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ALWAYS IN SEASON/ MIKE JACOBS: Not the mother of all ducks, but the cousin

Illustration by Mike Jacobs1 / 2
Mike Jacobs2 / 2

You could argue the mallard is the mother of all ducks. You'd lose the argument — but not for lack of trying.

Say "duck," and mallard comes to mind. As the scientists profiling the species for "The Birds of North America" suggest, the mallard is "often the standard against which all other ducks are compared."

My brother-in-law thought so, too. He maintained that there are only two kinds of ducks: mallards and one other, which he labeled with a well-known and easily pronounceable adjective that can't be printed here.

This was a teachable moment, I imagined, and began a brief lecture about the variety of ducks and the importance of knowing one species from another. "Mallards are the only ducks I recognize,," he said, "and they're the only ones I shoot at."

The word "duck" isn't a precise description by any means, but it can be reasonably applied to about 120, essentially all of the waterfowl smaller than geese and swans. That's a pretty big family, even in the bird world.

Of these, 29 species occur in North Dakota fairly regularly, and 20 species have been known to nest in the state. The list for Grand Forks County is a little shorter, 23 species recorded and 13 known to nest.

Still, it's undeniable that the mallard is the most recognizable of these species. Its bright green head stands out, and so does the rust- or chestnut-colored breast. The feet are orange and the bill yellow (except for the tip).

These are the characteristics of the stereotypical duck.

There's a reason the mallard achieved this status. It is a tractable bird, not quite fearless but nonetheless easily tamed, and bold enough to invade places inhabited by humans. Grand Forks residents know this; almost every summer, a family of mallards shows up at some street crossing in the city.

Our species imagined the potential of duck dinners pretty early, and being the dominant organisms that we are, humans soon domesticated mallards.

Almost all of today's domestic duck varieties are descendants of the mallard.

These are points in support of the notion that the mallard is the mother of all ducks, except that the stereotypical duck is a drake. The hens are very much plainer birds.

In one way, however, the hen mallard fits the stereotype that's grown up around ducks. Mallard hens are noisy birds. It is the hen that utters the familiar "quack" associated with mallards, and hence with all ducks (though some ducks are very much less vocal than mallards).

The easy domestication of mallards has produced a wide variety of color patterns, including both all white and all black varieties.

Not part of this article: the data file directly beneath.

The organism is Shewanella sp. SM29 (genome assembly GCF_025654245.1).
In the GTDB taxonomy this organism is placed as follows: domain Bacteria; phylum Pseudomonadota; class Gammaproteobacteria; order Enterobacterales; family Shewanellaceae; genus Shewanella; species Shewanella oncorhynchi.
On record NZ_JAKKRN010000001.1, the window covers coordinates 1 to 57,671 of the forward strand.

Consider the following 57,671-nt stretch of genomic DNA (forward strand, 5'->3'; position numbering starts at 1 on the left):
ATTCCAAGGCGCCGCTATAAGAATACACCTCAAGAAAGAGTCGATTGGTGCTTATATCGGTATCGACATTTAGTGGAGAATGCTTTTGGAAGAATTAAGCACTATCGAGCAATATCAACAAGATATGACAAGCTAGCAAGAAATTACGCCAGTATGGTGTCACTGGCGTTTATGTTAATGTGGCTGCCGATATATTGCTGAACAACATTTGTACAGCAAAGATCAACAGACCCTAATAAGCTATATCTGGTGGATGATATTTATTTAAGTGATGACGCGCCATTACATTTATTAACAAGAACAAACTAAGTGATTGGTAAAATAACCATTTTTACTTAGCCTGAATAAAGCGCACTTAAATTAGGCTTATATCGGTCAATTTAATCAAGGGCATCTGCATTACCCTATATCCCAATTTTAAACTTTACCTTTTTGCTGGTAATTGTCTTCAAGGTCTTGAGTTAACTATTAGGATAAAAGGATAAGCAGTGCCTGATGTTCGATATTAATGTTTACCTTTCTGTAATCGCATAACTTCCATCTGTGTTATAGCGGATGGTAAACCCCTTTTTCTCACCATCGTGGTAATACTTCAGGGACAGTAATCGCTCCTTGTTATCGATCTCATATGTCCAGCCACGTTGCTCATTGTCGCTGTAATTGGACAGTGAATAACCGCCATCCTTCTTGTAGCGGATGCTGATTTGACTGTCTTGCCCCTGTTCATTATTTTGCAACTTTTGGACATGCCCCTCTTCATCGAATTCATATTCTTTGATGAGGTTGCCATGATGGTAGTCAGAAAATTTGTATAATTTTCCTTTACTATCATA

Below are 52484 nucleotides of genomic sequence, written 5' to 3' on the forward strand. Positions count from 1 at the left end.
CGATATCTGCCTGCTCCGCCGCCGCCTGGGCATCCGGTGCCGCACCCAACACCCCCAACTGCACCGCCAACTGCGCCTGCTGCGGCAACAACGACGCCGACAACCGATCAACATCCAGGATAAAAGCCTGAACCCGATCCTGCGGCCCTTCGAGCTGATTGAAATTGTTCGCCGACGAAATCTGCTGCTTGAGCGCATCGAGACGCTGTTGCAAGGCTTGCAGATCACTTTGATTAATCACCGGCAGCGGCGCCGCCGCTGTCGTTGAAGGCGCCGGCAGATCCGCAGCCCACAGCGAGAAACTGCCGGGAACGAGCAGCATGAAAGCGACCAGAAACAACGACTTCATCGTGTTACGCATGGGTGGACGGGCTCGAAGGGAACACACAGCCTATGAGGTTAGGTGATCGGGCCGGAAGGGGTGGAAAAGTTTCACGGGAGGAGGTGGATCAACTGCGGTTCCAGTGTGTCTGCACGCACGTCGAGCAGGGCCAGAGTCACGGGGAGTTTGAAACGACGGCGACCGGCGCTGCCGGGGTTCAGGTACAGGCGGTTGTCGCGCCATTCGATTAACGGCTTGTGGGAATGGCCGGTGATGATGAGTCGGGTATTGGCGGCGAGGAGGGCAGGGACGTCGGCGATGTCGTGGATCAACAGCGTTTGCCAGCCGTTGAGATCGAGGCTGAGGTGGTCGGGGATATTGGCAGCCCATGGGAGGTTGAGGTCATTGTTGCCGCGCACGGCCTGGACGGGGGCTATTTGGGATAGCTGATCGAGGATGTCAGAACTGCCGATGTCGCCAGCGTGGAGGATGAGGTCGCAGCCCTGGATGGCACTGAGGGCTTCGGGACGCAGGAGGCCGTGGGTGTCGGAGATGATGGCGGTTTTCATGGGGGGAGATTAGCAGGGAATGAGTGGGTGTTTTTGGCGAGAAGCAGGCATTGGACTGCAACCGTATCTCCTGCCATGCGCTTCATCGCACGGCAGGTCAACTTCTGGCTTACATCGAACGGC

This points to an easy mixing of the gene pool among duck species, and that is the case — to the extent that some scientists and conservationists worry that other species might be overwhelmed. Among North American ducks, three closely related species may be in danger: the black duck, mottled duck and Mexican duck.

The status of these birds is in doubt; rather than distinct species, they may be subspecies — a term applied to birds that can be distinguished by physical characteristics but still are capable of mating and producing offspring that are both viable and able to reproduce themselves. Thus, ducks of mixed heritage are common. An example of a cross between the American black duck and the mallard showed up at Kellys Slough National Wildlife Refuge last week. The population of these varieties is large enough to resist being swamped by more numerous mallards, and pure strains still occur.

The threat is greater in areas where mallards have been introduced, especially in southern Africa, which has a large number of indigenous ducks, amounting to nearly half the known species in the family. Introduced mallards have bred with these birds, producing enough fertile offspring that some species may be lost.

While that might seem to be an argument in favor of the thesis that the mallard is the mother of all ducks, it actually proves the opposite. The mallard's unusual ability stems from its relatively recent evolution; its genetic makeup is a close match with many other ducks that have developed in isolation from mallards.

Rather than a parent, then, it is more like a distant cousin that's come to take over the living room.

Mallards are native to the Northern Hemisphere, although they are particularly abundant in mid-continent North America — our very own Prairie Pothole Region, where their success has been a matter of urgent concern to hunters and wildlife biologists — and should be to bird watchers, since hunting license fees help support habitat that many species use, not just ducks.